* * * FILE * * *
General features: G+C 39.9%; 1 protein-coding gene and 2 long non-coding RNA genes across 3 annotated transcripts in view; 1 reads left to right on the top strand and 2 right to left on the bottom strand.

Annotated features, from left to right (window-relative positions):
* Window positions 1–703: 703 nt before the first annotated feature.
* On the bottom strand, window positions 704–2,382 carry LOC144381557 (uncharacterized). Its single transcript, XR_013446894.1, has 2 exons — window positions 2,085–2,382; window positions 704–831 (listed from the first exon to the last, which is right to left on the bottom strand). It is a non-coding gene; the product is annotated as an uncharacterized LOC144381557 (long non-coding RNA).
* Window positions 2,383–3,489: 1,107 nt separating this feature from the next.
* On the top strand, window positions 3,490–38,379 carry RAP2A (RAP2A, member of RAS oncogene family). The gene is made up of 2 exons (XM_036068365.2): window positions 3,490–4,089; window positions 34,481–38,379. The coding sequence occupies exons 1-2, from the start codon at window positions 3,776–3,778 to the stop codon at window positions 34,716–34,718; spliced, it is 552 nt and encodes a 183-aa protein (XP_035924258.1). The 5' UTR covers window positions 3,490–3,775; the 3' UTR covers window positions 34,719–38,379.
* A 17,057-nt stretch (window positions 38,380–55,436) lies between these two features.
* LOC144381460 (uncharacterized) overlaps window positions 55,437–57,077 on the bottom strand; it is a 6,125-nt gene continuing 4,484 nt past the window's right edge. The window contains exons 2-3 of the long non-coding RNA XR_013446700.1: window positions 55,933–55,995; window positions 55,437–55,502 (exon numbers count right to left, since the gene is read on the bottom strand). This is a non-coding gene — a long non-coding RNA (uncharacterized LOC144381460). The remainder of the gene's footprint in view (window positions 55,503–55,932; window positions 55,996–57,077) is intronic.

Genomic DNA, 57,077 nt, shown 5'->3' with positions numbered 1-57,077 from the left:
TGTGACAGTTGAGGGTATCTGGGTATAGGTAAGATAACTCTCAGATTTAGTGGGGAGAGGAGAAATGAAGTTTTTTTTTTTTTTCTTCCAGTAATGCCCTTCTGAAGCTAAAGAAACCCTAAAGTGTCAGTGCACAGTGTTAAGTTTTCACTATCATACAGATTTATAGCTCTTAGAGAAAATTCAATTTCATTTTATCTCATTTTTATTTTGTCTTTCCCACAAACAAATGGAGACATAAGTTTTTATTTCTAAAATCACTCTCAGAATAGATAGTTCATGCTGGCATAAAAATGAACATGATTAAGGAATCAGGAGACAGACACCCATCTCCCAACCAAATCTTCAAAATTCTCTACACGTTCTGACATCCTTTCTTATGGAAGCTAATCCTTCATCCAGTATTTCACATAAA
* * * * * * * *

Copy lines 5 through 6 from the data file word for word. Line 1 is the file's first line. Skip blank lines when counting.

* Window positions 2,383–3,489: 1,107 nt separating this feature from the next.
* On the top strand, window positions 3,490–38,379 carry RAP2A (RAP2A, member of RAS oncogene family). The gene is made up of 2 exons (XM_036068365.2): window positions 3,490–4,089; window positions 34,481–38,379. The coding sequence occupies exons 1-2, from the start codon at window positions 3,776–3,778 to the stop codon at window positions 34,716–34,718; spliced, it is 552 nt and encodes a 183-aa protein (XP_035924258.1). The 5' UTR covers window positions 3,490–3,775; the 3' UTR covers window positions 34,719–38,379.